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Are men the new masters of gossip?

For years, women have been stereotyped as people who can’t wait to pass on a juicy secret as soon as they hear it. But wait a minute; the modern man is giving the fairer sex a run for their gossip

Betty Muindi and Njange  Maina

It is said that women cannot keep secrets. Well, they still can’t. However, it turns out that gossiping is not a women-only affair—men these days seem to be taking the crown when it comes to ‘juicy fill me in’ kamukunjis.

Doriella Nyambs, a technical support employee in an IT company in Nairobi, knows this only too well. Recently, when having a drink with a friend, a mutual male friend joined them. What shocked her was the manner in which the guy was tittle-tattling about his friends and colleagues, both male and female! “Within an hour of our sit-down, the 33-year-old man had told us about the people’s personal behaviour including who slept with who and his female colleagues affairs with the bosses. Sometimes, you could see that he was exaggerating on some details,” she recounts.

Tiny details

Purity Mugure affirms that modern men do not just gossip while in the company of women—they also do it with the boys. She remembers one evening when her ex-boyfriend called her to inform her about his intention to watch a football match with his friends, but forgot to end the call. For 15 minutes, she listened with disbelief how her ex and his friends went on and on talking about their female colleague, “I could hear them talk about how their lady supervisor was having an affair with the general manager, thus her fat salary and quick promotions,” she remembers.

“What happened to the good old days when men only talked about four things; work, sports, small talk and general talk about women? I was shocked that grown-up men could zero down their talk to tiny details of what so and so wore to work,” she wonders.

Daniel Mutua, a chef who although denies engaging in gossip, is of the opinion that the practice is common among men. “As humans, we also have a powerful drive to know what goes on in other people’s lives,” he says. He, however, makes an exception for rumour mongering that destroys reputations.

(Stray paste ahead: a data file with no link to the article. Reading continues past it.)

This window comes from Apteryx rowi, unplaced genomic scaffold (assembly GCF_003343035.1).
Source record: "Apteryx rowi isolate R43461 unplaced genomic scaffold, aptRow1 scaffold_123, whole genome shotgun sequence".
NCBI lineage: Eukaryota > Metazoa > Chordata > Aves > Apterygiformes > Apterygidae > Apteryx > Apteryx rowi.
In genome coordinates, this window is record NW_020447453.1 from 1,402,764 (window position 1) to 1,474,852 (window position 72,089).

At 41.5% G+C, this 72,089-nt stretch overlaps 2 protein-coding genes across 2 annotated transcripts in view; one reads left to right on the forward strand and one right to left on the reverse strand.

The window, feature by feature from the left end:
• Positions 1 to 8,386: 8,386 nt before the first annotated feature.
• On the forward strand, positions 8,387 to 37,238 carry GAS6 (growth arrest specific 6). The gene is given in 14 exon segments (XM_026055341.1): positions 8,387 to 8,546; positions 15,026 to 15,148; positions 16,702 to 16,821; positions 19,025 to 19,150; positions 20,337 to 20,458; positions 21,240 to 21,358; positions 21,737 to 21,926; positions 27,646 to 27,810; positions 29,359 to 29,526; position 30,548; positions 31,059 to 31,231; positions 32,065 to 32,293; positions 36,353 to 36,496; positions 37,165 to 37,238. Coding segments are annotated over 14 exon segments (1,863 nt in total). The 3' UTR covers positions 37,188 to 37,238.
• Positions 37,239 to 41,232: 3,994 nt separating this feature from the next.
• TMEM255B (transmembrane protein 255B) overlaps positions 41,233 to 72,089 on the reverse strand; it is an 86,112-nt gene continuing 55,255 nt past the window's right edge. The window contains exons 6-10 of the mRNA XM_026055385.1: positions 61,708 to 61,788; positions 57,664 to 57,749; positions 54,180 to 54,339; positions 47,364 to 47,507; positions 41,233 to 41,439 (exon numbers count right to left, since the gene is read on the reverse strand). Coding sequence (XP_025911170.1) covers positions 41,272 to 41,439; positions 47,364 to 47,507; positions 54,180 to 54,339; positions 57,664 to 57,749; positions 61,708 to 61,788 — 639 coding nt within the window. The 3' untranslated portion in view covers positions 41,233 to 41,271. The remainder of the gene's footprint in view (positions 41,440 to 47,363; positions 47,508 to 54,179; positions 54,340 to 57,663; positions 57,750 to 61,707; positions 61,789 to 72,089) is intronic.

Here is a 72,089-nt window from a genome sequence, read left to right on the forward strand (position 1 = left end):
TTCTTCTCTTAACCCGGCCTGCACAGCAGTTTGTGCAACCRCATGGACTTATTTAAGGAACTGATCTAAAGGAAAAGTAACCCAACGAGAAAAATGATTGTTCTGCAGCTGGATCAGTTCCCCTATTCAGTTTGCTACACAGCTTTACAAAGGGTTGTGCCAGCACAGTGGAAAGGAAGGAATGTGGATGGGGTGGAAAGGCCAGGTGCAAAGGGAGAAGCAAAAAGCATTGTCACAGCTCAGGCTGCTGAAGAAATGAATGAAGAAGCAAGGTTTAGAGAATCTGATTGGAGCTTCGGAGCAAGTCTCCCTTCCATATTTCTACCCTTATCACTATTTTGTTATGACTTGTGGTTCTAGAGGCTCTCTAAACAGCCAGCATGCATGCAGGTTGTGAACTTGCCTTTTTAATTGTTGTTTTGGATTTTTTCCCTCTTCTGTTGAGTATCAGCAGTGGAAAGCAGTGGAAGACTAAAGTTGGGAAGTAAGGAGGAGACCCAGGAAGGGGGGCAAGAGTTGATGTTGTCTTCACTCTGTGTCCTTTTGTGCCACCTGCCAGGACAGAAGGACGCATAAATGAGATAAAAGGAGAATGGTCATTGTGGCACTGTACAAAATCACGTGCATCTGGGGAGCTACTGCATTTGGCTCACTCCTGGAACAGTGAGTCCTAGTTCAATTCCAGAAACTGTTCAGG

In general, he believes gossip is a force that ties together social and business networks. And in the workplace, it serves a purpose. “To me, it is a way to see behind the curtain of employer pronouncements, so that you are not left in the dark about the ongoings in the workplace,” says Mutua.

And now thanks to social media platforms and text messaging, men no longer have to wait to see each other face to face to share a gossip. Listen to call-ins radio programmes, especially those that discuss societal issues and many are from men who are not ashamed to give in details their experiences with their wives and women among other titbits.

A poll in February this year on 1,033 adults in the UK could also be a reflection of Kenyan men. The survey conducted by BMRB Research, a market research agency, concluded that men are by far the worst culprits when it comes to gossiping. One in five men said they spent at least three hours of their day gossiping mainly at work with the main topics including women colleagues and who is in line for promotion. Other places of gossip included the bar, while watching a game.

One in 10 men like to dish the dirt on other people, compared with four per cent of women, while more men than women are guilty of spreading rumours, according to the poll. Some 55 per cent of men said they gossiped at work, compared with 46 per cent of women whose top topics were family feuds, old school friends, fashion errors and what neighbours are like.

Among men, the favourite subject is old school friends, the sexiest girl at work, promotions, salaries, and their best friend’s conquest, the survey found.At home, 17 per cent of men confess they were more interested in pillow talk than sex, with only 10 per cent of women saying the same. However, a fifth of girlfriends and wives said they preferred to gossip with a friend than their partner.

But why have men turned into gossipers? Dr Kabii Thuo, a sociologist, says social change and socialisation of the male gender is to blame. “Man is no longer the traditional boy who is tough and detached from the women. Nowadays, boys grow up getting a lot of social support from women,” says Kabii.

“There is also so much half information going around too fast that it’s hard to take time to digest as men have been socialised to do. This creates room for gossip as a secondary source of information that is passed fast,” adds Kabii

Boosting ego

And while gossip gives women a way to compete in a non-physically threatening manner, for men it helps build their self-confidence. Sociologist James Thuo of Societies Today, says men are likely to engage in gossip, to boost their egos. Thuo cites a study in which men were found to be interested in a debate where they are talking of their achievements and dominance over women. “From the study, we found that men felt better when talking about their achievements and when criticising women’s behaviour,” he says.

Thuo also adds that gossip among men should be encouraged, as it relieves pressure that usually builds up when men refrain from speaking. “Many men portray introverted nature, especially at the workplace or in social gatherings of mixed gender, as such, they reserve a lot of talk to themselves. When they get an opportunity among themselves, they spit out all the words they want to say. t almost gives equal pleasure to drinking alcohol,” adds Thuo.

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